In 2022 alone, Bourne recycled 4,400 tonnes of scrap tyres and 520 tonnes of rubber dust, says Bridgestone. This equates to savings of 4m litres of oil, 2,000 tonnes of rubber, 900 tonnes of steel and almost 4,000 tonnes of CO2 emissions compared with the equivalent production of new tyres, it claims.

The factory’s new machinery is more productive than existing equipment, says Bridgestone, and less CO2-intensive. The buffers consume 25% less energy, the presses 15% less, and the rubber extruder 10% less.

Says Manenti: “There’s been a big focus on making retreads more efficiently, with reduced energy consumption.” Some 25,000 UK buses run on retreads, says the tyre maker, along with 70% of supermarket trucks.


Boosting the benefits of retreads is in harmony with Bridgestone’s stated aim of achieving greater sustainability in everything it does. For example, at the same time as helping with the production of sustainable natural rubber in Southeast Asia and West Africa, the tyre giant is investing in the development of an alternative to natural rubber involving a plant called guayule. It can be grown in dry areas of the globe – and could potentially be used as a source of biofuel.

Bridgestone wants the whole group to use 100% sustainable materials and be carbon-neutral by 2050 – and aims to increase the share of recycled and renewable materials in its tyres to 40% by 2030. It is also working with Michelin in a joint initiative to increase the use of recovered carbon black in new tyres.

As things stand, less than 1% of all the carbon black used in new tyres worldwide comes from recycled end-of-life tyres, says Bridgestone. Increasing this percentage will reduce the industry’s reliance on petrochemicals, it adds, without any performance trade-offs. Furthermore, using recovered carbon black in new tyre production cuts CO2 emissions by up to 85% compared with the use of virgin materials.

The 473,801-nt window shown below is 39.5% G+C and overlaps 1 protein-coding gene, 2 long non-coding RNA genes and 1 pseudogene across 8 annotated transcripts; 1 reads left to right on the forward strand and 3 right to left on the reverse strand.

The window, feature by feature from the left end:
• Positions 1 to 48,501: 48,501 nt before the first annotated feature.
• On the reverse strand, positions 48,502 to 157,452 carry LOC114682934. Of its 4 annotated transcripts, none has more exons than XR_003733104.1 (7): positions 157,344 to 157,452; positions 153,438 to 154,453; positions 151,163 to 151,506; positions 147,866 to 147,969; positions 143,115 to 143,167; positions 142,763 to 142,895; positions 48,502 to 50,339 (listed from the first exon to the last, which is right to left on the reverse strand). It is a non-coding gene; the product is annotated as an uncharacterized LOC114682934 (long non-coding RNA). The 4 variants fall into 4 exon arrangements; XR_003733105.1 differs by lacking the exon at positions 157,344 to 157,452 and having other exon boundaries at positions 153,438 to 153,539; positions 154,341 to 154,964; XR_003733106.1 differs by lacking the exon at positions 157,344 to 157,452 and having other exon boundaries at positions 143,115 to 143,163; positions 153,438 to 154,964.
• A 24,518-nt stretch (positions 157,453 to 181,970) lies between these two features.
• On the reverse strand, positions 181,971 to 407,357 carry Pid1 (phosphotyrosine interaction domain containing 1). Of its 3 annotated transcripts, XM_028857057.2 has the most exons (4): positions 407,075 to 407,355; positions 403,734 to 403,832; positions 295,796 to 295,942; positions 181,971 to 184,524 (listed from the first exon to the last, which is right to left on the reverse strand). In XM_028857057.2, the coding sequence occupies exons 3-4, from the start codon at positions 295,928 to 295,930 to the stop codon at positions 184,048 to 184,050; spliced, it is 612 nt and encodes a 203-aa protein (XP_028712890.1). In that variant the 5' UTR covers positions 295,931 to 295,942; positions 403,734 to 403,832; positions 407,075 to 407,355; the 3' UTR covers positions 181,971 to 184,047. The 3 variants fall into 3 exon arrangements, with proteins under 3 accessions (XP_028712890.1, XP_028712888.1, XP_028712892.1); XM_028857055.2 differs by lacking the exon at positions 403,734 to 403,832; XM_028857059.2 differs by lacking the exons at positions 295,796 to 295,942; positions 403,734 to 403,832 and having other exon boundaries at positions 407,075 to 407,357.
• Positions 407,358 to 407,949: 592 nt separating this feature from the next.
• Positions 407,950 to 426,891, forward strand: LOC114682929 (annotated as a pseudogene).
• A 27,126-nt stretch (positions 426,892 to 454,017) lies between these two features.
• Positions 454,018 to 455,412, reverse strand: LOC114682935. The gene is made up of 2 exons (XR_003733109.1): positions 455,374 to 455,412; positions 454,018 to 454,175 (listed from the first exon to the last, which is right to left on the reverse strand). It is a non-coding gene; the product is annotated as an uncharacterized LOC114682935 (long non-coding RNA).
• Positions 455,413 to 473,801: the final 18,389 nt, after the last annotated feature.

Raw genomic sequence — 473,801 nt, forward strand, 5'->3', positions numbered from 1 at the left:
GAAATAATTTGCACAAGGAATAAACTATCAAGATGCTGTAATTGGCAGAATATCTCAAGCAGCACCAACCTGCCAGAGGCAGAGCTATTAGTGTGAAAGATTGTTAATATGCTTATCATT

To create a hot-cure retread, new rubber is applied to the circumference of the casing which is then placed in a press which moulds on the tread pattern. It does so at a pressure of 14bar and a temperature of 155°C maintained for up to 90 minutes.

With pre-cures, ready-formed treads supplied in 10m-long rolls brought in from a Bridgestone plant in Belgium are applied to casings using an extruder/builder. Each roll is sufficient for three tyres.

Once the tread has been applied the tyre is placed in a rubber bag, all the air is evacuated from the bag, and the tyre is cured in an oven at 115°C for four hours.

Hot-cures undoubtedly look better than pre-cures, and can be difficult to distinguish from their new equivalents. They are said to be slightly cheaper, too. Pre-cures are said to last longer, however, because of the density of the tread rubber employed.